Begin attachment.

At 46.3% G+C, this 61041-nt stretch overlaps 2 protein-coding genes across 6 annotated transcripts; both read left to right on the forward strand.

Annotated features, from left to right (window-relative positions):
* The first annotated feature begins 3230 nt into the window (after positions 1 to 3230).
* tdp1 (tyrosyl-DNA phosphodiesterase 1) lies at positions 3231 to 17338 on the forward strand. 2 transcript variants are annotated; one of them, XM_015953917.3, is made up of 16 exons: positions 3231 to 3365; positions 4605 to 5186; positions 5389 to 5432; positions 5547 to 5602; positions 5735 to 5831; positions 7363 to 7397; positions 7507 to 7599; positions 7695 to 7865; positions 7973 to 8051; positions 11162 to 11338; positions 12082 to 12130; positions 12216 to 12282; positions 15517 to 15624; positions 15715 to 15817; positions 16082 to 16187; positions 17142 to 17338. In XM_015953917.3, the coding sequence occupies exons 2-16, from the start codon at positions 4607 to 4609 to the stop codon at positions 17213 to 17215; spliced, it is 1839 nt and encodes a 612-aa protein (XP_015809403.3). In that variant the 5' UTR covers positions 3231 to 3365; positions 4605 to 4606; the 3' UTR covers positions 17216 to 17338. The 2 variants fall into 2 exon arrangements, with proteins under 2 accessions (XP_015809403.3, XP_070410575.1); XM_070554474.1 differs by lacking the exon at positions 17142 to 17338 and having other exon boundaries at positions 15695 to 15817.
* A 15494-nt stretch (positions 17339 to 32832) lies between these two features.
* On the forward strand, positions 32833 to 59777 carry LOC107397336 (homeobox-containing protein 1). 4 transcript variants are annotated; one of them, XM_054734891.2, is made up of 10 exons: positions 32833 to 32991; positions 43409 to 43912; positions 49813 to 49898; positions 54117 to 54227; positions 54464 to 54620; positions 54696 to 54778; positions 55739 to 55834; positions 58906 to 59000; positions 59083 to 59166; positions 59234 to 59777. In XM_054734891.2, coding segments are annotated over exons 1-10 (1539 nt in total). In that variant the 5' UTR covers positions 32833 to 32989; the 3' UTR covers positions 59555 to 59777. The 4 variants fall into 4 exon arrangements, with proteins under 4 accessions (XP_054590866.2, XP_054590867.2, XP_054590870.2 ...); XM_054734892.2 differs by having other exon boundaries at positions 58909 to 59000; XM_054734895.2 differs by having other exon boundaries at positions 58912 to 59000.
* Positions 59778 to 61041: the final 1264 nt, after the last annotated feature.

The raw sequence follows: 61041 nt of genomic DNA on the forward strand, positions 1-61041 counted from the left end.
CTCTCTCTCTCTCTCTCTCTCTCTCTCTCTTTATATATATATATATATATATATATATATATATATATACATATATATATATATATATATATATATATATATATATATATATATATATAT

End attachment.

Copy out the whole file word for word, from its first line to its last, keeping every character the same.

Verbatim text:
At 46.3% G+C, this 61041-nt stretch overlaps 2 protein-coding genes across 6 annotated transcripts; both read left to right on the forward strand.

Annotated features, from left to right (window-relative positions):
* The first annotated feature begins 3230 nt into the window (after positions 1 to 3230).
* tdp1 (tyrosyl-DNA phosphodiesterase 1) lies at positions 3231 to 17338 on the forward strand. 2 transcript variants are annotated; one of them, XM_015953917.3, is made up of 16 exons: positions 3231 to 3365; positions 4605 to 5186; positions 5389 to 5432; positions 5547 to 5602; positions 5735 to 5831; positions 7363 to 7397; positions 7507 to 7599; positions 7695 to 7865; positions 7973 to 8051; positions 11162 to 11338; positions 12082 to 12130; positions 12216 to 12282; positions 15517 to 15624; positions 15715 to 15817; positions 16082 to 16187; positions 17142 to 17338. In XM_015953917.3, the coding sequence occupies exons 2-16, from the start codon at positions 4607 to 4609 to the stop codon at positions 17213 to 17215; spliced, it is 1839 nt and encodes a 612-aa protein (XP_015809403.3). In that variant the 5' UTR covers positions 3231 to 3365; positions 4605 to 4606; the 3' UTR covers positions 17216 to 17338. The 2 variants fall into 2 exon arrangements, with proteins under 2 accessions (XP_015809403.3, XP_070410575.1); XM_070554474.1 differs by lacking the exon at positions 17142 to 17338 and having other exon boundaries at positions 15695 to 15817.
* A 15494-nt stretch (positions 17339 to 32832) lies between these two features.
* On the forward strand, positions 32833 to 59777 carry LOC107397336 (homeobox-containing protein 1). 4 transcript variants are annotated; one of them, XM_054734891.2, is made up of 10 exons: positions 32833 to 32991; positions 43409 to 43912; positions 49813 to 49898; positions 54117 to 54227; positions 54464 to 54620; positions 54696 to 54778; positions 55739 to 55834; positions 58906 to 59000; positions 59083 to 59166; positions 59234 to 59777. In XM_054734891.2, coding segments are annotated over exons 1-10 (1539 nt in total). In that variant the 5' UTR covers positions 32833 to 32989; the 3' UTR covers positions 59555 to 59777. The 4 variants fall into 4 exon arrangements, with proteins under 4 accessions (XP_054590866.2, XP_054590867.2, XP_054590870.2 ...); XM_054734892.2 differs by having other exon boundaries at positions 58909 to 59000; XM_054734895.2 differs by having other exon boundaries at positions 58912 to 59000.
* Positions 59778 to 61041: the final 1264 nt, after the last annotated feature.

The raw sequence follows: 61041 nt of genomic DNA on the forward strand, positions 1-61041 counted from the left end.
CTCTCTCTCTCTCTCTCTCTCTCTCTCTCTTTATATATATATATATATATATATATATATATATATATACATATATATATATATATATATATATATATATATATATATATATATATATAT